MODEL TESTED: Dacia Logan MCV Stepway 1.5 dci SE Summit PRICE: £13,895 ENGINE: 1.5-litre 4cyl, 89bhp
IN SE Summit trim as tested here, our Dacia Logan MCV Stepway is the most expensive model in the range. It’s still the cheapest car on our test by far, though, starting at £13,895.
DESIGN & ENGINEERING
JUST like the Skoda, the Dacia Logan MCV has recently been facelifted, with a new grille and headlamps, plus LED running lights for the first time. Our Stepway version gets a jacked-up look with some extra plastic body cladding, roof rails and silver skid plates. It’s not as stylish as the Tipo or Rapid Spaceback, but it does have its own rugged charm and wouldn’t look out of place on a farm or even a country estate.
The Logan MCV shares a platform with the Dacia Sandero, Britain’s cheapest new car. It’s clear how the price has been kept low even as you open the doors, with the large plastic door handles and switchgear sourced from previous-generation Renault models, such as the Clio supermini.
Inside, it’s very basic; there are chunky buttons and dials for the air-conditioning and lots of hardwearing plastic surfaces. You also get a large central section in the dash where the infotainment system sits. The unit is made from glossy grey plastic in our SE Summit car, which looks a bit odd next to the black plastic around the rest of the cabin.
Orange highlights on the seats and vents are a nice touch, but the cost-cutting ethos of the Dacia means its interior feels sparse next to its rivals here.
That’s not to say it isn’t well equipped, however, because it still benefits from sat-nav, USB and DAB radio, and there’s even a standard reversing camera, unlike with the Rapid. But there are no sensors, so you’ll need to pay attention to the display.
WHILE the soft suspension means the Dacia deals with bumps well, it does take longer to settle when you hit a large dip in the road than its rivals here. The higher driving position also means you feel the movement in the body of the car more, but aside from there being no space for you to put your foot to the left of the clutch, the Logan Stepway is still a pretty comfortable car to sit in.
Body control when cornering is well behind the Tipo and Rapid, and there’s not a huge amount of grip, either, so the Logan doesn’t inspire confidence on a fast road. The steering is too light and vague as well, so the Logan is at its best on a more relaxed route.
That was reflected in its performance at our test track, because the car is down on power next to its rivals here, with 89bhp going up against 113bhp in the Skoda and 118bhp in the Fiat.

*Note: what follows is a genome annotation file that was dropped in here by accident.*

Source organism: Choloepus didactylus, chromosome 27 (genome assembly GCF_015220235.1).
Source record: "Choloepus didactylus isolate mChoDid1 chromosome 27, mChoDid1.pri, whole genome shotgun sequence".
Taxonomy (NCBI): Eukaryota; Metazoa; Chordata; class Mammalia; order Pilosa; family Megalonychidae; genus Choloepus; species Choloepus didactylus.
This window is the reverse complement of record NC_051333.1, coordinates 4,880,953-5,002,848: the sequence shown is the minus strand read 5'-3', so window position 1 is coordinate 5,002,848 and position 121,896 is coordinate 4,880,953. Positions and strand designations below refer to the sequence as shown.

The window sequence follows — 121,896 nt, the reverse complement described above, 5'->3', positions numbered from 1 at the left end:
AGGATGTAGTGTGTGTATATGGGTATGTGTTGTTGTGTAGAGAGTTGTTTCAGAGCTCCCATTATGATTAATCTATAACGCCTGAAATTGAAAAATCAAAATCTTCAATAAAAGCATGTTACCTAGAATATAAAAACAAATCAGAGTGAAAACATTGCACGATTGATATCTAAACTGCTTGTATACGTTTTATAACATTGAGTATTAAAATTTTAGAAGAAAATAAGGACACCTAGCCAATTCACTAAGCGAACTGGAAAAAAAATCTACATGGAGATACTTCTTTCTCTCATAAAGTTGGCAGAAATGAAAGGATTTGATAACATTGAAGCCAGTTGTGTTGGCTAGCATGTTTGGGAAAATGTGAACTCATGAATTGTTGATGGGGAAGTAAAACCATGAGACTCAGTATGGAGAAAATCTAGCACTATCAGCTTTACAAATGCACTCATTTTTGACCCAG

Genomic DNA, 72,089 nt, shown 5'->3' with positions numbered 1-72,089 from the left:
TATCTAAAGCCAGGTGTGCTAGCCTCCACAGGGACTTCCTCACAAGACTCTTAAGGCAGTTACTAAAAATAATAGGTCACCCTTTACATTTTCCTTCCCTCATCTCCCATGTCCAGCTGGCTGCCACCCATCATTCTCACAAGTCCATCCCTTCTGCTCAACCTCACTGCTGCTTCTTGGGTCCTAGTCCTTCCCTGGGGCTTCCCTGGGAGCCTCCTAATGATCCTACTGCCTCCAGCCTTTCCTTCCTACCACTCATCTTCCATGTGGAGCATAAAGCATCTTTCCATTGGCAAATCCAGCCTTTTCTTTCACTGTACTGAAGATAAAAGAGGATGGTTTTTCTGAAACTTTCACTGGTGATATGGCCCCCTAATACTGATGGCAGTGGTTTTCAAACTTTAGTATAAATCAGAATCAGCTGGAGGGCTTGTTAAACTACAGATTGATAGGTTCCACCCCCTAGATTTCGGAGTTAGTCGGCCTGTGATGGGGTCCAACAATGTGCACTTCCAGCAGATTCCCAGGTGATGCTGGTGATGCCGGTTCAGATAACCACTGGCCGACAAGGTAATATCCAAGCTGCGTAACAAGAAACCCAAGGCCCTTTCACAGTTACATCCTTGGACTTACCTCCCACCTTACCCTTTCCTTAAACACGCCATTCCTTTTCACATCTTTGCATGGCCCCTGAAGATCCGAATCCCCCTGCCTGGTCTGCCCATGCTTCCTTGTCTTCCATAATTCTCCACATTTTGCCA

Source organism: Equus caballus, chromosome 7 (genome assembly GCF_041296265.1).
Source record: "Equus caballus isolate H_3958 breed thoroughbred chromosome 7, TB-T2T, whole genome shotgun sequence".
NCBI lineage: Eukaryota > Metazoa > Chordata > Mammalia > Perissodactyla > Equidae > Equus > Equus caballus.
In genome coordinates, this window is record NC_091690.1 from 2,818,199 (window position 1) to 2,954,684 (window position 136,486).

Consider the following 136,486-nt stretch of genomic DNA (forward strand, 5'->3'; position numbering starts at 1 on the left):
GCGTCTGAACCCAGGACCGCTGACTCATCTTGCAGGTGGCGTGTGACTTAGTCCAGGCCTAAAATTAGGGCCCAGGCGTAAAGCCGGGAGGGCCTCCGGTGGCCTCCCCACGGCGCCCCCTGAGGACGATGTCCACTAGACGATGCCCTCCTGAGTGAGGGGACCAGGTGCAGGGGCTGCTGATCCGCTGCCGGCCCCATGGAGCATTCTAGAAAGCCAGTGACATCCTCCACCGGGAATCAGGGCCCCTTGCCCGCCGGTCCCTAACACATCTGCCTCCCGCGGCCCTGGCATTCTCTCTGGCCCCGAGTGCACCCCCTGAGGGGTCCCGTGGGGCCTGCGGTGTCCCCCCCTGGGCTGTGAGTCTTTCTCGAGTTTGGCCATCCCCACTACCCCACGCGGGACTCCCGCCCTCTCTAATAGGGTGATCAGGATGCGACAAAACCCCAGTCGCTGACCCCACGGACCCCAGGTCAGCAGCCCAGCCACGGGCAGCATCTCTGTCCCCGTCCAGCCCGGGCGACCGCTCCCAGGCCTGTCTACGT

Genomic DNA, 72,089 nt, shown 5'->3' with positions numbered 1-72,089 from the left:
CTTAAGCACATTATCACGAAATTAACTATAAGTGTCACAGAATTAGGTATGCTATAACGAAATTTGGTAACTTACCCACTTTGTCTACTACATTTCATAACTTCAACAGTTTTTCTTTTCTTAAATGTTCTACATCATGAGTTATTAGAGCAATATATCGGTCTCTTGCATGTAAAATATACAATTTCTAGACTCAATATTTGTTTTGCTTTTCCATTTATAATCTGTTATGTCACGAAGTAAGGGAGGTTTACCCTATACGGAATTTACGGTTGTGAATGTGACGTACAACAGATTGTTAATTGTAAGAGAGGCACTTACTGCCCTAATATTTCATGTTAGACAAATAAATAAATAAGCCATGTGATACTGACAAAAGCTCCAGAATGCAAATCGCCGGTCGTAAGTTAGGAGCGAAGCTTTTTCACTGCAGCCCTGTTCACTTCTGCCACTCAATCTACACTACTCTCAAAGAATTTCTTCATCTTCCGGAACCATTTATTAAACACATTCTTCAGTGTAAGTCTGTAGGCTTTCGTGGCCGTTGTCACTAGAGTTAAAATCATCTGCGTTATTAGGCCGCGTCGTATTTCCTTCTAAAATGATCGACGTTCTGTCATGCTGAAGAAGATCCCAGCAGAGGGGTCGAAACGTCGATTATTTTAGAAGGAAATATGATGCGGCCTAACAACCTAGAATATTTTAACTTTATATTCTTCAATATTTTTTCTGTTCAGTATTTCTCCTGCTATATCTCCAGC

Dacia’s unit is torquey enough, with 220Nm at 1,750rpm, but the Skoda’s 250Nm and the Fiat’s 320Nm meant they were both quicker than the Romanian model in our acceleration tests.
The 0-60mph sprint took 12.4 seconds in the Logan, behind the 10.3-second and 10-second times for the Rapid and Tipo respectively. From 30-70mph, the Skoda managed 9.6 seconds, while the Fiat took 10.1 seconds and the Dacia took 12.4 seconds. None of our cars is particularly quick, but on the road they all feel punchy enough to keep up with traffic, thanks to torque low in the rev range.
FOLD down all the seats in the Logan MCV and you’ll find 1,518 litres of space, making it the most spacious car here. It’s much more usable than the 1,381 litres in the Rapid Spaceback, too, because the boot itself is wide and square, so stacking things such as suitcases is easier.
There’s a bit of a lip with the seats folded, but it’s still simpler to push items forward than in either rival. The Tipo, in particular, has a big step in the load bay floor, where it’s more of a ramp in the Dacia.
The Logan MCV Stepway also features roof rails as standard, and while it’s a little behind on towing capacity (a maximum of 1,150kg next to 1, 200kg in the others), it will be well suited to a family holiday.
There’s plenty of leg and headroom in the front and back, and the cabin feels more spacious and airy than either the Tipo or Rapid Spaceback’s. Our car had the £100 optional spare wheel, which came in handy when we picked up a puncture.
DACIA was in last place in our Driver Power 2017 survey’s manufacturer rankings, and the brand’s franchises finished in the same position in our dealer poll, too.
But while Dacia’s garages were behind the competition, it wasn’t by a huge amount – so there is some peace of mind if you do have a problem.
The Logan was crash-tested in 2014 by Euro NCAP and received three out of five stars, which is a poor result, behind the four-star Tipo and five-star Rapid (although the Skoda was assessed way back in 2012).
SAVING money is what Dacia is about, and the Logan is no exception. The £13,895 starting price is £5,315 less than for the Rapid, which works out as 6,300 litres of diesel.
Plus, since the MCV is the lightest car here, and features an efficient 1.5-litre diesel engine, it’ll go even further on all that extra fuel you can buy.
On our mixed test route the Logan returned 49.9mpg, in between the Tipo’s 48.8mpg and the Rapid’s 54.1mpg. You should be able to improve on that figure using the car’s Eco mode more often.
A 50-litre fuel tank, the same as the Tipo’s and just five litres smaller than that of the Rapid, means you’ll be filling up less often than in the Fiat.